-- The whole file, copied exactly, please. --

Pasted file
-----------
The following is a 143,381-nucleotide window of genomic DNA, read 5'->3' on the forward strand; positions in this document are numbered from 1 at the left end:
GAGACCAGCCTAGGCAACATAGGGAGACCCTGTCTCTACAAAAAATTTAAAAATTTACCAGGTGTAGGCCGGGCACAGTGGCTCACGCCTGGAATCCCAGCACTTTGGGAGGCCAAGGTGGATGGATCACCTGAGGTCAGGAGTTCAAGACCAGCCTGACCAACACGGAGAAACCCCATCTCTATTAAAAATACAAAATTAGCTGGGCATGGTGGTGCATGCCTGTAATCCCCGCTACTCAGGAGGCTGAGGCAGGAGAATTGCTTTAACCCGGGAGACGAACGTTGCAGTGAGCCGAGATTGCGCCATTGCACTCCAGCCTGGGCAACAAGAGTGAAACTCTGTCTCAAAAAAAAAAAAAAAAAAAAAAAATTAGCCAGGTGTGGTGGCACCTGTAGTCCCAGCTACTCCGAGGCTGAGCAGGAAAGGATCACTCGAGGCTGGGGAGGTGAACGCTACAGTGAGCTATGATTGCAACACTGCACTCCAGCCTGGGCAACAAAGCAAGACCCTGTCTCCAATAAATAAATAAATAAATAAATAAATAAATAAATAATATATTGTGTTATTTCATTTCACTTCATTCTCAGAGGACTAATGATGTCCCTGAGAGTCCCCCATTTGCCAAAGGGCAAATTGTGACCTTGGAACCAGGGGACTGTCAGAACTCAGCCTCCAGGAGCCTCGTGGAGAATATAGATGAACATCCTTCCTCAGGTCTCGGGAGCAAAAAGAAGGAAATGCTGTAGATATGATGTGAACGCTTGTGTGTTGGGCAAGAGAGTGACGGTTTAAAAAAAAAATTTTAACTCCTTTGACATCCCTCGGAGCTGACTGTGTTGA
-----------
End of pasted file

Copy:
The following is a 143,381-nucleotide window of genomic DNA, read 5'->3' on the forward strand; positions in this document are numbered from 1 at the left end:
GAGACCAGCCTAGGCAACATAGGGAGACCCTGTCTCTACAAAAAATTTAAAAATTTACCAGGTGTAGGCCGGGCACAGTGGCTCACGCCTGGAATCCCAGCACTTTGGGAGGCCAAGGTGGATGGATCACCTGAGGTCAGGAGTTCAAGACCAGCCTGACCAACACGGAGAAACCCCATCTCTATTAAAAATACAAAATTAGCTGGGCATGGTGGTGCATGCCTGTAATCCCCGCTACTCAGGAGGCTGAGGCAGGAGAATTGCTTTAACCCGGGAGACGAACGTTGCAGTGAGCCGAGATTGCGCCATTGCACTCCAGCCTGGGCAACAAGAGTGAAACTCTGTCTCAAAAAAAAAAAAAAAAAAAAAAAATTAGCCAGGTGTGGTGGCACCTGTAGTCCCAGCTACTCCGAGGCTGAGCAGGAAAGGATCACTCGAGGCTGGGGAGGTGAACGCTACAGTGAGCTATGATTGCAACACTGCACTCCAGCCTGGGCAACAAAGCAAGACCCTGTCTCCAATAAATAAATAAATAAATAAATAAATAAATAAATAATATATTGTGTTATTTCATTTCACTTCATTCTCAGAGGACTAATGATGTCCCTGAGAGTCCCCCATTTGCCAAAGGGCAAATTGTGACCTTGGAACCAGGGGACTGTCAGAACTCAGCCTCCAGGAGCCTCGTGGAGAATATAGATGAACATCCTTCCTCAGGTCTCGGGAGCAAAAAGAAGGAAATGCTGTAGATATGATGTGAACGCTTGTGTGTTGGGCAAGAGAGTGACGGTTTAAAAAAAAAATTTTAACTCCTTTGACATCCCTCGGAGCTGACTGTGTTGA